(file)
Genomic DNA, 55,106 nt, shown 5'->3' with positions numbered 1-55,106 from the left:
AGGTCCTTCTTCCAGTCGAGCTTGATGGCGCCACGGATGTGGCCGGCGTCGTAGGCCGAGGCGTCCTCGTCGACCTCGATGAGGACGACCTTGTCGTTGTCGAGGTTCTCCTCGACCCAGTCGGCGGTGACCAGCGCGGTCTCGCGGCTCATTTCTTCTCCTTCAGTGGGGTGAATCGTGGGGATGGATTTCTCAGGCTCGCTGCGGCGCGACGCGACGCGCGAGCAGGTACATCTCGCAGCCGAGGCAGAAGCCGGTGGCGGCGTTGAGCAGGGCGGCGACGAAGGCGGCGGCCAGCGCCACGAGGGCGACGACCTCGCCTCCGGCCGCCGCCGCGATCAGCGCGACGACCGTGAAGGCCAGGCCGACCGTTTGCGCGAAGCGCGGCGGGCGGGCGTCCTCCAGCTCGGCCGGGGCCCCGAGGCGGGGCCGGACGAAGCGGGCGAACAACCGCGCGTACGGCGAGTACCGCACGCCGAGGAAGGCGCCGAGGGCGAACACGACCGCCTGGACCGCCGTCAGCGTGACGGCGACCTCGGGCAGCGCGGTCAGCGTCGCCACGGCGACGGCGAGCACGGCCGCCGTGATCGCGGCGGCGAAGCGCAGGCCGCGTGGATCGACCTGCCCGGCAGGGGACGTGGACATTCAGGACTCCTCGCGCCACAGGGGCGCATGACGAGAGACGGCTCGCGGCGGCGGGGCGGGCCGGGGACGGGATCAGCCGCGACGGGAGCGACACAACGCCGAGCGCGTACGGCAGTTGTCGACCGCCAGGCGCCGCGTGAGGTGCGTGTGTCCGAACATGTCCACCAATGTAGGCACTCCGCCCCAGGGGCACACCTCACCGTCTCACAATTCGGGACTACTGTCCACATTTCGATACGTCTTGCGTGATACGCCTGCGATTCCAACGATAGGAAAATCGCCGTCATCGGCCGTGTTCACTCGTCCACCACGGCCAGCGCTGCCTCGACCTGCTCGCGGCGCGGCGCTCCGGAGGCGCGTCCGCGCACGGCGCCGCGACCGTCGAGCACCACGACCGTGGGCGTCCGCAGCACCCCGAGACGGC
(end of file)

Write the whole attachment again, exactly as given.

Genomic DNA, 55,106 nt, shown 5'->3' with positions numbered 1-55,106 from the left:
AGGTCCTTCTTCCAGTCGAGCTTGATGGCGCCACGGATGTGGCCGGCGTCGTAGGCCGAGGCGTCCTCGTCGACCTCGATGAGGACGACCTTGTCGTTGTCGAGGTTCTCCTCGACCCAGTCGGCGGTGACCAGCGCGGTCTCGCGGCTCATTTCTTCTCCTTCAGTGGGGTGAATCGTGGGGATGGATTTCTCAGGCTCGCTGCGGCGCGACGCGACGCGCGAGCAGGTACATCTCGCAGCCGAGGCAGAAGCCGGTGGCGGCGTTGAGCAGGGCGGCGACGAAGGCGGCGGCCAGCGCCACGAGGGCGACGACCTCGCCTCCGGCCGCCGCCGCGATCAGCGCGACGACCGTGAAGGCCAGGCCGACCGTTTGCGCGAAGCGCGGCGGGCGGGCGTCCTCCAGCTCGGCCGGGGCCCCGAGGCGGGGCCGGACGAAGCGGGCGAACAACCGCGCGTACGGCGAGTACCGCACGCCGAGGAAGGCGCCGAGGGCGAACACGACCGCCTGGACCGCCGTCAGCGTGACGGCGACCTCGGGCAGCGCGGTCAGCGTCGCCACGGCGACGGCGAGCACGGCCGCCGTGATCGCGGCGGCGAAGCGCAGGCCGCGTGGATCGACCTGCCCGGCAGGGGACGTGGACATTCAGGACTCCTCGCGCCACAGGGGCGCATGACGAGAGACGGCTCGCGGCGGCGGGGCGGGCCGGGGACGGGATCAGCCGCGACGGGAGCGACACAACGCCGAGCGCGTACGGCAGTTGTCGACCGCCAGGCGCCGCGTGAGGTGCGTGTGTCCGAACATGTCCACCAATGTAGGCACTCCGCCCCAGGGGCACACCTCACCGTCTCACAATTCGGGACTACTGTCCACATTTCGATACGTCTTGCGTGATACGCCTGCGATTCCAACGATAGGAAAATCGCCGTCATCGGCCGTGTTCACTCGTCCACCACGGCCAGCGCTGCCTCGACCTGCTCGCGGCGCGGCGCTCCGGAGGCGCGTCCGCGCACGGCGCCGCGACCGTCGAGCACCACGACCGTGGGCGTCCGCAGCACCCCGAGACGGC